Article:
The Wall Street Journal blog reports that Rep. John Campbell (R-Cal.) is introducing legislation that, if enacted, would ban federal agencies alike Fannie Mae, Freddie Mac and the VA from buying mortgages issued in counties that use eminent domain to acquire existing but currently underwater mortgages in order to refinance them. The idea is that this would deprive the promoters of the scheme and the lenders on such mortgages of their principal market, and thus put the kibosh on the whole scheme.

We take it that a lobbying battle is about to erupt. Stay tuned.

See Alan Zibel, Eminent Domain Furor Hits Capitol Hill, WSJ Blog, September 13, 2012 –

Related item. If you aren’t tired of this subject or if you need a good summary of this scheme, check out an article in the Los Angeles Daily News – go to

Condemnation of Underwater Mortgages (Cont’d.)

The avalanche of news stories (newsmagazines are increasingly getting into the act) continues unabated. We make no attempt to inventory, much less comment on them. But it seems proper to take note of the fact that much of this outpouring comes from people who obviously don’t know what they are talking about. So we offer these caveats for our readers.

First, eminent domain can be used to acquire all species of private property, not just land.

Second, when property is taken by eminent domain, the condemnor does not get to set the price unilaterally. The owners who are dissatisfied with a condemnor’s offer or deposit, can litigate over value, and can put on testimony by their own appraisers.

Third, in most states, value is determined by a jury (except in New York, Connecticut and Rhode Island). In some states there is an intermediate step in the process of valuation: before going to court the valuation evidence of both parties is heard by “Commissioners,” lay individuals selected for the job. In federal law, there is no right to a jury, but under Federal Rule of Civil Procedure 71A, valuation cases are usually tried to juries, although federal judges can appoint Commissioners instead. In Florida, that practice has been frequently abused by federal judges — which is another story, too complicated to go into here. But if you want to know, check out the Formatora case decided by the 5th Circuit.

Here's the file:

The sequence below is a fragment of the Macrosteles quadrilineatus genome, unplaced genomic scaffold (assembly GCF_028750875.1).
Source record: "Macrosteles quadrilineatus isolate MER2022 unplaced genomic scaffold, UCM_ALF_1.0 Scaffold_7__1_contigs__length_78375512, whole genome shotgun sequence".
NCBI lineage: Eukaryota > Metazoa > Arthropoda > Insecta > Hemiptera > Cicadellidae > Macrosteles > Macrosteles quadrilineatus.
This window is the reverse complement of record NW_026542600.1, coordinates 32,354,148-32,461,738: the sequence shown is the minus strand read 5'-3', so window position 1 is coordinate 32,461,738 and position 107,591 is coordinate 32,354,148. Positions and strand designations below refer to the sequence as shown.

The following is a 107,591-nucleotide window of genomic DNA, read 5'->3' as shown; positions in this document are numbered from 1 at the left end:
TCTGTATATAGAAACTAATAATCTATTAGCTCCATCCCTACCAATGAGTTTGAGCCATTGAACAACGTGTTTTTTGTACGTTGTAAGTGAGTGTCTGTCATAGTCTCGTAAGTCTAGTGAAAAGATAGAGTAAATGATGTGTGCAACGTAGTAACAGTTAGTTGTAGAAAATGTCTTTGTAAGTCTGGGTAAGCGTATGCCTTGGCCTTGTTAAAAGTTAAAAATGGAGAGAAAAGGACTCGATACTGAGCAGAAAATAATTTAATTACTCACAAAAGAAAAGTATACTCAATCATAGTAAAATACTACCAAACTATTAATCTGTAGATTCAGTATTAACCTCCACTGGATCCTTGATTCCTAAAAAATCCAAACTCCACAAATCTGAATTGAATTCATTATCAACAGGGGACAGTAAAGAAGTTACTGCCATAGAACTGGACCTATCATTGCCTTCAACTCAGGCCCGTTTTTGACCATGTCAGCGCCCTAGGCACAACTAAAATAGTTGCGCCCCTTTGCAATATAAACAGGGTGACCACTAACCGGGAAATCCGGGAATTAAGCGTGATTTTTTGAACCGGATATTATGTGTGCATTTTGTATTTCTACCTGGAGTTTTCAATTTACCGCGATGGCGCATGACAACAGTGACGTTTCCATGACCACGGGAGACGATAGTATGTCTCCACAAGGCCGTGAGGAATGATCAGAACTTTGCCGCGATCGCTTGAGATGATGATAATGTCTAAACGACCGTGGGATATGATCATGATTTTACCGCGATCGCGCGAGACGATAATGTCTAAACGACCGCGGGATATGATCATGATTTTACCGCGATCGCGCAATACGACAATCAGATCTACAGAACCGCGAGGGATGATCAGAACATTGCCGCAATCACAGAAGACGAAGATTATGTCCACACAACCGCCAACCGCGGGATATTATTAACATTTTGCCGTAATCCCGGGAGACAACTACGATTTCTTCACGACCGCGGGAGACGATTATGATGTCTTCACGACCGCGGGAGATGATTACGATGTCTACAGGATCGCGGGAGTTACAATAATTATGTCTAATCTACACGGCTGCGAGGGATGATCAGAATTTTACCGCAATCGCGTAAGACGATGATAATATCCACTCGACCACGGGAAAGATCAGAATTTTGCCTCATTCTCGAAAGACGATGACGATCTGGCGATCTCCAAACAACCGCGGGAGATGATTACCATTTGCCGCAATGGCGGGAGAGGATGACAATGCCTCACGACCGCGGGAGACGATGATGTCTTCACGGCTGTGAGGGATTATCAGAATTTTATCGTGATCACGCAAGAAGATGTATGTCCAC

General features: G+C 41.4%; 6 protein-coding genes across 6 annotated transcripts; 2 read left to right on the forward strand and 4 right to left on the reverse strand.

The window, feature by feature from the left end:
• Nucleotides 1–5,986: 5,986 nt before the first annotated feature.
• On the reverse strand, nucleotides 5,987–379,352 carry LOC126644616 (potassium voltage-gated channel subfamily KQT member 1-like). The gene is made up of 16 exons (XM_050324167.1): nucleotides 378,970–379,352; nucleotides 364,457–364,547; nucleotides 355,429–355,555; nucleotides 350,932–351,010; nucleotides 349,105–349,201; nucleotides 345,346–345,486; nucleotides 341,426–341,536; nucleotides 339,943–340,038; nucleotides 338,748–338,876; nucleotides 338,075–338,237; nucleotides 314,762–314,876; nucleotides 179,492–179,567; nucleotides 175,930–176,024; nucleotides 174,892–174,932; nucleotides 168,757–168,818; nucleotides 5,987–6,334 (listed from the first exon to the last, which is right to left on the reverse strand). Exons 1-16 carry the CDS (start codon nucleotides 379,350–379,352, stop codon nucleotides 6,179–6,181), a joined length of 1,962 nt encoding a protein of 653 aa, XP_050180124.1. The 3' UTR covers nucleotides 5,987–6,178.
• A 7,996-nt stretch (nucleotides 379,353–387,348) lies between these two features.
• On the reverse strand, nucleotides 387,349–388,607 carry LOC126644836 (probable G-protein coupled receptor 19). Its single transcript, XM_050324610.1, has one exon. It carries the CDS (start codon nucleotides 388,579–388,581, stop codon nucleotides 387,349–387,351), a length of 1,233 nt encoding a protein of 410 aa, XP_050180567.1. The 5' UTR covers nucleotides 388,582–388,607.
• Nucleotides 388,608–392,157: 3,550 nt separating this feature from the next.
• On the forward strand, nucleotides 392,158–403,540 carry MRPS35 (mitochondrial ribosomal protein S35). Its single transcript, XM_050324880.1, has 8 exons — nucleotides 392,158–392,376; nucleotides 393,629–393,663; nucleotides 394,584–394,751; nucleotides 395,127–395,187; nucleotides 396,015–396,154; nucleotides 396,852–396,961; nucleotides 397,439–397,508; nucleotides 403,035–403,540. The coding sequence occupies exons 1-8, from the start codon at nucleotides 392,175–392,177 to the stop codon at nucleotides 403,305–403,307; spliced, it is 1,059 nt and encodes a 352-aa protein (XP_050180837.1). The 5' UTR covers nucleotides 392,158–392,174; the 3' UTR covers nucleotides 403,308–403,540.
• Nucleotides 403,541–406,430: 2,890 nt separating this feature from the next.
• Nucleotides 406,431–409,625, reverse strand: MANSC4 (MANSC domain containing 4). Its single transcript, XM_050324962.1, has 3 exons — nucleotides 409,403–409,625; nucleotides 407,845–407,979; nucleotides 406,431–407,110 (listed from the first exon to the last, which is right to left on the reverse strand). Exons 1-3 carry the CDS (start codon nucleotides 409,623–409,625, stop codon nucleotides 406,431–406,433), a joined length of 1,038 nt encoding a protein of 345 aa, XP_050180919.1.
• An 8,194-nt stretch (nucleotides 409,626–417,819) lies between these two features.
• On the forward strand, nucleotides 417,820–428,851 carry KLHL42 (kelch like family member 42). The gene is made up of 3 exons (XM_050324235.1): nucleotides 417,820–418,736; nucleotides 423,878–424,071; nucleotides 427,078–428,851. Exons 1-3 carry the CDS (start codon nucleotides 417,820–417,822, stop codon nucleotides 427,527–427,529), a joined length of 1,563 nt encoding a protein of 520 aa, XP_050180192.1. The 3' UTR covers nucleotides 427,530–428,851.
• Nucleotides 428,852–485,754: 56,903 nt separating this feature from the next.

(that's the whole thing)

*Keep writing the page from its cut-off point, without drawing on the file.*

Fourth, in the proposed takings of “underwater” mortgages, the right to take can probably be established under existing federal constitutional law, but query whether states will go along with it. A definite maybe, because among other things, a number of states have modified their law after Kelo to limit the exercise of eminent domain when it is sought to be used to transfer private property from one private owner to another.

Fifth, the big problem is how to value those mortgages, and here is where it gets complicated, because the people behind this caper want to pick low-hanging fruit by condemning only those “underwater” mortgages that are current — i.e., those where the homeowners-borrowers are continuing to make regular payments on their loans. Obviously, mortgages like that are more valuable than those in which the borrowers have defaulted. Also, if a particular mortgage has been “bundled” with others and put up as security for a mortgage-backed bond, the problems multiply, because it seems clear that the bonholders will claim [severance] damages to their remaining property, i.e., the uncondemned, remaining mortgages in the “bundle.” See United States Trust v. New Jersey.

Last, some of the reporters and on-line posters do not understand the difference between San Bernardino County (which is behind this caper) and the City of San Bernardino which is in bankruptcy.

These observations are not intended, and cannot in this limited space, give a detailed picture of what this caper portends. So if you want to be informed, be careful about what you read in the papers, as the old expression goes, and take the time and effort to inform yourself.

Follow up. We just came across a not-so-old news item reporting that 9 out of 10 home mortgages are held or insured by federal government entities, most of them by Fannie and Freddie. Roger Lowenstein, Cracked Foundation, N.Y. Times, April 25, 2010, at p. 11. Good luck on a one-horse county’s attempt to condemn those!